Ron Radosh goes on:
His examples are correct, and telling. … .
But then, Rushdie writes the following, and it deserves letting you see his own words, because they are so preposterous:
“America isn’t immune from this trend. The young activists of the Occupy movement have been much maligned (though, after their highly effective relief work in the wake of Hurricane Sandy, those criticisms have become a little muted). Out-of-step intellectuals like Noam Chomsky and the deceased Edward Said have often been dismissed as crazy extremists, “anti-American,” and in Mr. Said’s case even, absurdly, as apologists for Palestinian “terrorism.” (One may disagree with Mr. Chomsky’s critiques of America but it ought still to be possible to recognize the courage it takes to stand up and bellow them into the face of American power. One may not be pro-Palestinian, but one should be able to see that Mr. Said stood up against Yasser Arafat as eloquently as he criticized the United States.)”
Let us take up his two major points. Occupy Wall Street protestors were handled by the authorities with kid gloves. When they took over the park in New York City over a year ago, although it was privately owned, they were allowed to camp out, disrupt and close down local businesses, and engage in anti-social and horrendous behavior — from public defecation to rape of women — without consequences. Rushdie mentioned Occupy for one reason alone: to show his heart is on the Left so that he can get his comrades in that camp to listen to him about how Islamists persecute those they disdain.
It is his second point that is most ridiculous.
Rushdie acknowledges that Chomsky is “a crazy extremist”. But, Ron Radosh rightly says -
Chomsky does not have to show much courage to take on all U.S. administrations and to oppose them as oppressors and imperialists.
Or any at all.
Indeed, he has become an international intellectual superstar, applauded and heralded by the Left at home and all of our enemies abroad, who shower him with high lecture fees and give him a gigantic audience abroad and at home. He is continually on the lecture circuit, has the support of both student audiences and assorted Hollywood and music world celebrities, and writes best-selling books, for which he has no problem finding a publisher. Bellowing “into the face of American power” is hardly an offense that has landed him even in any white-collar prison, not to speak of a Gulag or Gitmo.
As for the late Edward Said, his critique of “Orientalism” became the favored paradigm to explain U.S. policy in the Middle East, and influenced scores of leftist professors of Middle Eastern politics. As for his supposed standing up to the late Yasser Arafat, anyone who recalls what Said’s complaint about Arafat really was will remember that he was angry that Arafat appeared to play the game of engaging in negotiation with his enemies, rather than reject such posturing and commit himself exclusively to armed struggle against Palestine’s supposed oppressors. His former friend Christopher Hitchens pointed out in his own memoir that Said’s “low point was an almost uncritical profile of Yasser Arafat that he contributed to Interview magazine in the late 1980s”.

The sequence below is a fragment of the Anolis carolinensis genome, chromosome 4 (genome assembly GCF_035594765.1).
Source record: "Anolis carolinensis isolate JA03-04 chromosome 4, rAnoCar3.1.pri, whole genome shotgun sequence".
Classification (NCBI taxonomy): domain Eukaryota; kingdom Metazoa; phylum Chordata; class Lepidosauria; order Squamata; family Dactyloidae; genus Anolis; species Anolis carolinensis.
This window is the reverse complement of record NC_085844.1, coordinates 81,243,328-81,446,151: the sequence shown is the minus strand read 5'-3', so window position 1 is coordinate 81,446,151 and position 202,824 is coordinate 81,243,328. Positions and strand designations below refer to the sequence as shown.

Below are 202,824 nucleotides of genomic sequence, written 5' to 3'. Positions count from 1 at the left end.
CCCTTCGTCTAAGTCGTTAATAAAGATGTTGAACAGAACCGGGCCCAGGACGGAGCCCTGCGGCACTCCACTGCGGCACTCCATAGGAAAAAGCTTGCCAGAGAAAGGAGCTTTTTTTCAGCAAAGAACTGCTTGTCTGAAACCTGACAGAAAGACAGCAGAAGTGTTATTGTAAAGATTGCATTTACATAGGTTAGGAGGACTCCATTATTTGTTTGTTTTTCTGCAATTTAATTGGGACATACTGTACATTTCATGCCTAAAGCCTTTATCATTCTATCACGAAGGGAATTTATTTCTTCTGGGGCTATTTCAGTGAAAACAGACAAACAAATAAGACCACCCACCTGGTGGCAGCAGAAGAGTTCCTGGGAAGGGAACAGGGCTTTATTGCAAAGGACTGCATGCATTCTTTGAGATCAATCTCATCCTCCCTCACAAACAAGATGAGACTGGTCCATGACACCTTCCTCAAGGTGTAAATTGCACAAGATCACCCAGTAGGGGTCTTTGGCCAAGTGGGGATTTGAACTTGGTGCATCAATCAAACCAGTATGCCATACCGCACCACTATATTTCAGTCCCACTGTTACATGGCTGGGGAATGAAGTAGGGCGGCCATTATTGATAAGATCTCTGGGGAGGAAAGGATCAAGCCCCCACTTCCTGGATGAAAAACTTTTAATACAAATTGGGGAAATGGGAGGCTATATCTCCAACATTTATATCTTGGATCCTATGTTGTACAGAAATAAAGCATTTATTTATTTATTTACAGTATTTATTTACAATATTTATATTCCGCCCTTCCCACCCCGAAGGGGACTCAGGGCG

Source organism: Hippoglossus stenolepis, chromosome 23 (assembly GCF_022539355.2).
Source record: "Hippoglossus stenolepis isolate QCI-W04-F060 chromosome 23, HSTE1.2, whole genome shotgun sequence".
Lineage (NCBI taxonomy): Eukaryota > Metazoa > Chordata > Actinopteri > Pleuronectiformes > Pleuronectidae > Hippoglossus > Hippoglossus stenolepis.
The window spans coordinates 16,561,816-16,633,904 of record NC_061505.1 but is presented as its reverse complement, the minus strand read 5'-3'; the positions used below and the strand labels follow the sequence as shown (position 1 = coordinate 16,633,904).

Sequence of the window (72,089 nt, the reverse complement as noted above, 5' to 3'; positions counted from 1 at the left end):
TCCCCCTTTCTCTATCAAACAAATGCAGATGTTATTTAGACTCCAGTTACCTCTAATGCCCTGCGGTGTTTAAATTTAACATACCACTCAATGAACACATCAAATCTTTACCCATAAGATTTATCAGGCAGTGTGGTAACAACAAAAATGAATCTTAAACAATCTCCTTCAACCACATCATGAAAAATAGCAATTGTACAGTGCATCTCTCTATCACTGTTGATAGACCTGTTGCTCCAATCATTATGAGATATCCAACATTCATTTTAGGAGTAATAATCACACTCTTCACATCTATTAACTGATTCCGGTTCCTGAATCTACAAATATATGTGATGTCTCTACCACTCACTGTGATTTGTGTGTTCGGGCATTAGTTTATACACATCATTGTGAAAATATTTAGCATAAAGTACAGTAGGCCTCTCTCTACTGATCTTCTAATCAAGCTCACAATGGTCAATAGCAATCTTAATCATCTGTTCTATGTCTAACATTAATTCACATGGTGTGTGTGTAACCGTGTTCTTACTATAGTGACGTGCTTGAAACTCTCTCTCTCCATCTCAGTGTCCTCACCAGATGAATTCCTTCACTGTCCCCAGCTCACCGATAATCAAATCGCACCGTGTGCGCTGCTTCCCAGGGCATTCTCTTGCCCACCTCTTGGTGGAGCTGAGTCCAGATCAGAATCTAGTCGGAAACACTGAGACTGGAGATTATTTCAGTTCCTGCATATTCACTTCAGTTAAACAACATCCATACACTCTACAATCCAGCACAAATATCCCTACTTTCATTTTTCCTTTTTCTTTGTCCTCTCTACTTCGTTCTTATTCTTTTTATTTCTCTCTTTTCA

One might also recall Said’s trip to the West Bank during the first intifada, when he and his young son joined the mob in throwing rocks at Israelis, something of which he was quite proud. To Said, any action taken by Palestinians, no matter how violent, was “resistance.” Again, Hitch well summed up what Said believed, which was that “if the United States was doing something, then that thing could not by definition be a moral or ethical action.” And that is why Said eventually rejected Arafat. He thought that the PLO leader was heeding the agenda of the U.S., by his very action of negotiating with its leaders.
To equate those who are truly courageous — like the brave Chinese dissidents who risk their lives to speak up for democracy, or critics of radical Islam who speak up knowing what their future is likely to be if they live under the rule of Islamic regimes — with critics of U.S. policy who live in our democratic republic is more than preposterous. It is the opposite of moral courage. A man of words and letters, Salman Rushdie should by this time be able to know the difference.